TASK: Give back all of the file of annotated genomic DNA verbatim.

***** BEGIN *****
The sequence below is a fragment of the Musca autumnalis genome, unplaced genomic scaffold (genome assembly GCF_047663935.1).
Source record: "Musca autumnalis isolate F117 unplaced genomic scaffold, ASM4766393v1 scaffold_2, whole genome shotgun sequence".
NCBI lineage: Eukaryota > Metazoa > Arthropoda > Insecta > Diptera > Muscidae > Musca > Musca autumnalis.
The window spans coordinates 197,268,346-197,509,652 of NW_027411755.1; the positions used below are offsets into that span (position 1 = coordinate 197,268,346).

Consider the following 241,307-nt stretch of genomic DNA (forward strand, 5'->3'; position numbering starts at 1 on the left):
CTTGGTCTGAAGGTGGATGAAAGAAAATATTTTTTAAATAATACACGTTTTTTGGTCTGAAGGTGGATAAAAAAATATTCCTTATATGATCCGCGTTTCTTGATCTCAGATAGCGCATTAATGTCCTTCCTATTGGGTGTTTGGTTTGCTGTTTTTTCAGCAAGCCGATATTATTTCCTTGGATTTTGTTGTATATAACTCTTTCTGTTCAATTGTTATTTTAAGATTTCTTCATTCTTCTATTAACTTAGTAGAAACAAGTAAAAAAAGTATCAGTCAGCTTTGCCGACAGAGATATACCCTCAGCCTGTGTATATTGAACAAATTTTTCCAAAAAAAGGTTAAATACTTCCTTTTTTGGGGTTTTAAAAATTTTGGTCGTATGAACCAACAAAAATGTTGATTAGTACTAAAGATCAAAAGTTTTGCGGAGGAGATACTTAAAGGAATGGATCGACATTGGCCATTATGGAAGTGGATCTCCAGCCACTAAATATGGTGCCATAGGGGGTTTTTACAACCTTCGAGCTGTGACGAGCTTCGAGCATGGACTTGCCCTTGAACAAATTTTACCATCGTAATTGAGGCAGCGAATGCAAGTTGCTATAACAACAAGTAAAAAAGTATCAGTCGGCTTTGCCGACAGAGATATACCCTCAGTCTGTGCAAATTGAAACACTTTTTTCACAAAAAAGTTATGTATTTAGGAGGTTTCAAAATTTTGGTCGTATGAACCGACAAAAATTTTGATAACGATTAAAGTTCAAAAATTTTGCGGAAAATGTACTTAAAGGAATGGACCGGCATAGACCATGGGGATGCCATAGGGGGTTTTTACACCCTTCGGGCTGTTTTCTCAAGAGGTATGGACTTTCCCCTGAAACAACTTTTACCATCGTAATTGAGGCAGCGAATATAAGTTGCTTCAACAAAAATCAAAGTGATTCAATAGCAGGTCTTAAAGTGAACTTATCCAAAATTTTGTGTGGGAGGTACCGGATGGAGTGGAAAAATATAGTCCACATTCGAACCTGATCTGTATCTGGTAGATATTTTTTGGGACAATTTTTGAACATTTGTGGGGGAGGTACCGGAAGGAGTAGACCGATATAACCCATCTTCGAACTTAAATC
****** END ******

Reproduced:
The sequence below is a fragment of the Musca autumnalis genome, unplaced genomic scaffold (genome assembly GCF_047663935.1).
Source record: "Musca autumnalis isolate F117 unplaced genomic scaffold, ASM4766393v1 scaffold_2, whole genome shotgun sequence".
NCBI lineage: Eukaryota > Metazoa > Arthropoda > Insecta > Diptera > Muscidae > Musca > Musca autumnalis.
The window spans coordinates 197,268,346-197,509,652 of NW_027411755.1; the positions used below are offsets into that span (position 1 = coordinate 197,268,346).

Consider the following 241,307-nt stretch of genomic DNA (forward strand, 5'->3'; position numbering starts at 1 on the left):
CTTGGTCTGAAGGTGGATGAAAGAAAATATTTTTTAAATAATACACGTTTTTTGGTCTGAAGGTGGATAAAAAAATATTCCTTATATGATCCGCGTTTCTTGATCTCAGATAGCGCATTAATGTCCTTCCTATTGGGTGTTTGGTTTGCTGTTTTTTCAGCAAGCCGATATTATTTCCTTGGATTTTGTTGTATATAACTCTTTCTGTTCAATTGTTATTTTAAGATTTCTTCATTCTTCTATTAACTTAGTAGAAACAAGTAAAAAAAGTATCAGTCAGCTTTGCCGACAGAGATATACCCTCAGCCTGTGTATATTGAACAAATTTTTCCAAAAAAAGGTTAAATACTTCCTTTTTTGGGGTTTTAAAAATTTTGGTCGTATGAACCAACAAAAATGTTGATTAGTACTAAAGATCAAAAGTTTTGCGGAGGAGATACTTAAAGGAATGGATCGACATTGGCCATTATGGAAGTGGATCTCCAGCCACTAAATATGGTGCCATAGGGGGTTTTTACAACCTTCGAGCTGTGACGAGCTTCGAGCATGGACTTGCCCTTGAACAAATTTTACCATCGTAATTGAGGCAGCGAATGCAAGTTGCTATAACAACAAGTAAAAAAGTATCAGTCGGCTTTGCCGACAGAGATATACCCTCAGTCTGTGCAAATTGAAACACTTTTTTCACAAAAAAGTTATGTATTTAGGAGGTTTCAAAATTTTGGTCGTATGAACCGACAAAAATTTTGATAACGATTAAAGTTCAAAAATTTTGCGGAAAATGTACTTAAAGGAATGGACCGGCATAGACCATGGGGATGCCATAGGGGGTTTTTACACCCTTCGGGCTGTTTTCTCAAGAGGTATGGACTTTCCCCTGAAACAACTTTTACCATCGTAATTGAGGCAGCGAATATAAGTTGCTTCAACAAAAATCAAAGTGATTCAATAGCAGGTCTTAAAGTGAACTTATCCAAAATTTTGTGTGGGAGGTACCGGATGGAGTGGAAAAATATAGTCCACATTCGAACCTGATCTGTATCTGGTAGATATTTTTTGGGACAATTTTTGAACATTTGTGGGGGAGGTACCGGAAGGAGTAGACCGATATAACCCATCTTCGAACTTAAATC